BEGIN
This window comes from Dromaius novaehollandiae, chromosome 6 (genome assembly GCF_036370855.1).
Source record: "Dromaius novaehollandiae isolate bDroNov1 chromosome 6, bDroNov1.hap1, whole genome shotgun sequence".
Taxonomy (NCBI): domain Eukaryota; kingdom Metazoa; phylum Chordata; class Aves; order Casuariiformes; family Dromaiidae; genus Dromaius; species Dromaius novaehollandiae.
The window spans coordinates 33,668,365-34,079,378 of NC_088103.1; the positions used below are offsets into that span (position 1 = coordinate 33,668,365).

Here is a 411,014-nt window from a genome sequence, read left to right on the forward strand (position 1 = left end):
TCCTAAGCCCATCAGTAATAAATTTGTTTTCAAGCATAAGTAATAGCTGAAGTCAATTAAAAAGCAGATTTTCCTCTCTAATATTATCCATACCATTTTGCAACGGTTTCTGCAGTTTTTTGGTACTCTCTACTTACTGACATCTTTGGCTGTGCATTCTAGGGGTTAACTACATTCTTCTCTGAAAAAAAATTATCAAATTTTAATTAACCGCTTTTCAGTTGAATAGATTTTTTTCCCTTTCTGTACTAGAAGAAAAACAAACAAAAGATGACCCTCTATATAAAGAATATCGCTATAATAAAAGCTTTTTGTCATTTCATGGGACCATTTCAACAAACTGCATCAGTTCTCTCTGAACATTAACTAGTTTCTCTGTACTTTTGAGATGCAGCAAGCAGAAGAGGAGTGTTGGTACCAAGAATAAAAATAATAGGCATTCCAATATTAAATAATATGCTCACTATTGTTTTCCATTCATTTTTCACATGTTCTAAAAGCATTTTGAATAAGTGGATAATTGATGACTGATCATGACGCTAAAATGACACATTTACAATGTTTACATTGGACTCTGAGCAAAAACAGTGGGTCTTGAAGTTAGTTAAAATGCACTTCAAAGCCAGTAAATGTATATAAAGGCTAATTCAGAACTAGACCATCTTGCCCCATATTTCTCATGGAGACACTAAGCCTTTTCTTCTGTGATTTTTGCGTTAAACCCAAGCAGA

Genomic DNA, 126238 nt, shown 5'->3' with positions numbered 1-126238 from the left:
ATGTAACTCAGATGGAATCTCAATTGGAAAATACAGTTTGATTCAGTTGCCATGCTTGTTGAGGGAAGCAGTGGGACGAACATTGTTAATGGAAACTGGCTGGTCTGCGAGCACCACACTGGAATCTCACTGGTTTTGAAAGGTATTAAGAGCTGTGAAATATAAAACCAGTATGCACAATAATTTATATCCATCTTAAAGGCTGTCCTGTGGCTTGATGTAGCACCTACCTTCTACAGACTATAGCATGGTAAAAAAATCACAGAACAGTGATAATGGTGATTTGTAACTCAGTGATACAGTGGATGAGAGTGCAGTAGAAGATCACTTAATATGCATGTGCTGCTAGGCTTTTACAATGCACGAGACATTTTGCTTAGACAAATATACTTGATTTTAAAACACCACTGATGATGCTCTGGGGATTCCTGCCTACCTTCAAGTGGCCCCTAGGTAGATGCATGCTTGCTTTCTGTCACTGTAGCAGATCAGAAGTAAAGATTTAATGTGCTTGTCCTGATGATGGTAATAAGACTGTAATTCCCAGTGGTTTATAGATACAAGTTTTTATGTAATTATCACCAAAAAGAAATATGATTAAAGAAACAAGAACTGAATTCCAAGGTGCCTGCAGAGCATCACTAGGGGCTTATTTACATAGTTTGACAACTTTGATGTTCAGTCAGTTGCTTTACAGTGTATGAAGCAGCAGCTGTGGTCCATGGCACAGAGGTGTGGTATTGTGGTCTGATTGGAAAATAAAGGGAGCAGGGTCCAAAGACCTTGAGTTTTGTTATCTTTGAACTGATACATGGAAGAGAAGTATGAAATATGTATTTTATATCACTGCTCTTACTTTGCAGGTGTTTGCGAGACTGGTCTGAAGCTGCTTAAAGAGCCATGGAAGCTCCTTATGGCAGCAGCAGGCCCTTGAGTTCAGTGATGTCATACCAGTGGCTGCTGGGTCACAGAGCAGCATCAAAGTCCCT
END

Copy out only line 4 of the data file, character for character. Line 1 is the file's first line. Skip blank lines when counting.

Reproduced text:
The window spans coordinates 33,668,365-34,079,378 of NC_088103.1; the positions used below are offsets into that span (position 1 = coordinate 33,668,365).